US Presidential Order Prevents Broadcom From Acquiring Qualcomm

Randolph Lopez
March 14, 2018

President Trump's decision yesterday to effectively block Broadcom's $117 billion proposed takeover of Qualcomm on national security grounds confirmed what had become increasingly apparent in recent days - that the United States authorities had taken a dim view of the deal and the prospect of a foreign company buying America's undoubted leader in wireless technology. If Intel were to acquire Broadcom, the semiconductor maker would gain entry into a market that it has been struggling to find a toe-hold in - wireless handsets. For instance, Qualcomm is viewed as being ahead of the curve in the development of next-generation 5G wireless technology, and the US government likely thinks that ceding control to Broadcom could allow Chinese companies such as Huawei to become leaders in this crucial space going forward. It sees 5G as a fresh start to make a bigger mark in the mobile world, but likely didn't want to compete against the combined might of Broadcom and Qualcomm.

The staff at Qualcomm's offices are likely breathing a sigh of relief at the governmental intervention, given that the Snapdragon manufacturer was doing its best to resist the takeover, claiming that it was undervalued.

While CFIUS cited Qualcomm's government contract work as an area it was looking at, it also made broader accusations about Broadcom's commitment to spending on new technology that's important to US leadership in the technology industry. Broadcom is known for cutting R&D to boost short-term profits.

What makes Trump's action surprising, however, is that Broadcom is not a Chinese company - it's headquartered in Singapore - and in fact is in the process of redomiciling to the US.

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To give an idea of Huawei's rising clout, the tech company a year ago posted sales of 600 billion yuan ($95 billion). It was hard to find a single person who thought the Broadcom deal should have gone through, outside of Broadcom itself, and allegedly for increased national security, the deal simply couldn't have happened.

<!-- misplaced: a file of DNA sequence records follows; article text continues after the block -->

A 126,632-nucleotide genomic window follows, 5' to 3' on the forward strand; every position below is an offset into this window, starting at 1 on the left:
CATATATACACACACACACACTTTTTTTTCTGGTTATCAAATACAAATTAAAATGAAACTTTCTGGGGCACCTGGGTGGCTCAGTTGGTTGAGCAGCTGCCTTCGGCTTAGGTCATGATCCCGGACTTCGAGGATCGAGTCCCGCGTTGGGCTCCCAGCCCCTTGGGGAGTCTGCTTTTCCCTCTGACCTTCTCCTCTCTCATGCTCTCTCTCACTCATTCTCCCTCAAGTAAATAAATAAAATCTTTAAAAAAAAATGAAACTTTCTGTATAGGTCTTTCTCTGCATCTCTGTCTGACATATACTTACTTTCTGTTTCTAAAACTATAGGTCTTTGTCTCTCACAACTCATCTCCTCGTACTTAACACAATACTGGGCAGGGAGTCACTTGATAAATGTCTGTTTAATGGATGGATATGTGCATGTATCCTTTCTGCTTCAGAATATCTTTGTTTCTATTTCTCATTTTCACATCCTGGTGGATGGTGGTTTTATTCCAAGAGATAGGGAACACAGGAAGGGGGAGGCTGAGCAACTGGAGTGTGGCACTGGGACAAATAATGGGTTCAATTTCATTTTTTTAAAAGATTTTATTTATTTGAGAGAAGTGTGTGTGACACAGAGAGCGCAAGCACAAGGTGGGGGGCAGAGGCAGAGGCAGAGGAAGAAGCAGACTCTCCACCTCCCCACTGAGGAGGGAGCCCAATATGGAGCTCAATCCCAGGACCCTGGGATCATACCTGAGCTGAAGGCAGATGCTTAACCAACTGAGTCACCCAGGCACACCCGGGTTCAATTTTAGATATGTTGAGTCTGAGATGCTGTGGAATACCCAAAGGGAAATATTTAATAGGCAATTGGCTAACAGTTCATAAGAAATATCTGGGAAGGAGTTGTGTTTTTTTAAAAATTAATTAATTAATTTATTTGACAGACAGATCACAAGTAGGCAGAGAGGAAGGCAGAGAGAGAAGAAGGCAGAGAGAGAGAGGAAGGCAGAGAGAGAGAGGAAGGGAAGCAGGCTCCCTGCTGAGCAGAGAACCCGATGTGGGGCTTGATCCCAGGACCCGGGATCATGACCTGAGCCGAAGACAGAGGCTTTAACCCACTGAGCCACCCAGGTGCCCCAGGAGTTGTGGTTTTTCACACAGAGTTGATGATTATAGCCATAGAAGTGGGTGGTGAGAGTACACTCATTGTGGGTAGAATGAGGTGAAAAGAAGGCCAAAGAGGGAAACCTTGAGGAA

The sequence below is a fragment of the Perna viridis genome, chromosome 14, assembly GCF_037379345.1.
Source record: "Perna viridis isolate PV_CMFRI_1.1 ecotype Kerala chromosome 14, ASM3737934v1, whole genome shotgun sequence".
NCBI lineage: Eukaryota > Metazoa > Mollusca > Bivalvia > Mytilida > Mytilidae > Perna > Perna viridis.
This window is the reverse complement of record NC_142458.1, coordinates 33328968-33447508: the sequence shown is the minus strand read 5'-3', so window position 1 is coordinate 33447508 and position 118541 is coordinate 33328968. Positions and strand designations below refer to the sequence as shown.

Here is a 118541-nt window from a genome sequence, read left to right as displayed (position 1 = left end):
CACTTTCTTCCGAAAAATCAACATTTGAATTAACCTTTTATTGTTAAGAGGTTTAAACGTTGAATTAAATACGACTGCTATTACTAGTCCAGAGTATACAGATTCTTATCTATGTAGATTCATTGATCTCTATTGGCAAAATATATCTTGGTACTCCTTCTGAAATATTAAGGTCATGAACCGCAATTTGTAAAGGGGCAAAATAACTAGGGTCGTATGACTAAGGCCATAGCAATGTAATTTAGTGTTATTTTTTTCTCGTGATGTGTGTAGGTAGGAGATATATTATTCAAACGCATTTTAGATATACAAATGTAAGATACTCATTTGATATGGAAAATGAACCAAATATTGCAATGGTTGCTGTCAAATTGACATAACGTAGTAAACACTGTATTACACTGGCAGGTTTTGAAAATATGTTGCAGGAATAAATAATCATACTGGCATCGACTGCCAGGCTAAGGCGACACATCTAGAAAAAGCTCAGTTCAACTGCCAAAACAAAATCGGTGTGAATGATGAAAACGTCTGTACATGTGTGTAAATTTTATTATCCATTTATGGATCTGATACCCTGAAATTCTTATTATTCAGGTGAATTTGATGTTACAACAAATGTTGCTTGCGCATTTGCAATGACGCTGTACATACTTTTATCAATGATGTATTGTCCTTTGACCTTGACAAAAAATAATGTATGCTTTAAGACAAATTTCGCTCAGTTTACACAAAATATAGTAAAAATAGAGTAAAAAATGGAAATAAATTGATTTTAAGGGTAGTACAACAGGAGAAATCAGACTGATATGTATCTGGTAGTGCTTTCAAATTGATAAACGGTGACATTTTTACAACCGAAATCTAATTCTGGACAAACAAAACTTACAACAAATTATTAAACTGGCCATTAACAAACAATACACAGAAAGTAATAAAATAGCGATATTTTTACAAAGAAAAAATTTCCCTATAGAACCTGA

The Singapore-based Broadcom has been trying to acquire fellow chipmaker Qualcomm for the past several months, but the proposed merger was met with constant rebuttals. President Trump has placed an order blocking the takeover, due to some security concerns. Of course, Broadcom "strongly disagrees" with the assessment that the acquisition poses national security risks, and has stated that it is reviewing the order. Broadcom is now in the process of moving its headquarters from Singapore to the US, a move expected to be complete by April 3. If Broadcom fails to get approval even after shifting the headquarters, then the company would possibly take the matter to court.

Today's order was not the first time that the Trump administration has impeded a major takeover deal.

"This decision hangs a huge "not-for-sale" sign on just about every American semiconductor firm", he added. Even Barack Obama blocked a technology acquisition by a Chinese investment fund citing similar concerns, notes the BBC. AT&T, reportedly under political pressure, dropped out from a deal with Huawei at the last minute to distribute Huawei's new Mate 10 Pro phones in the U.S.

Other reports by GlobalViralNews

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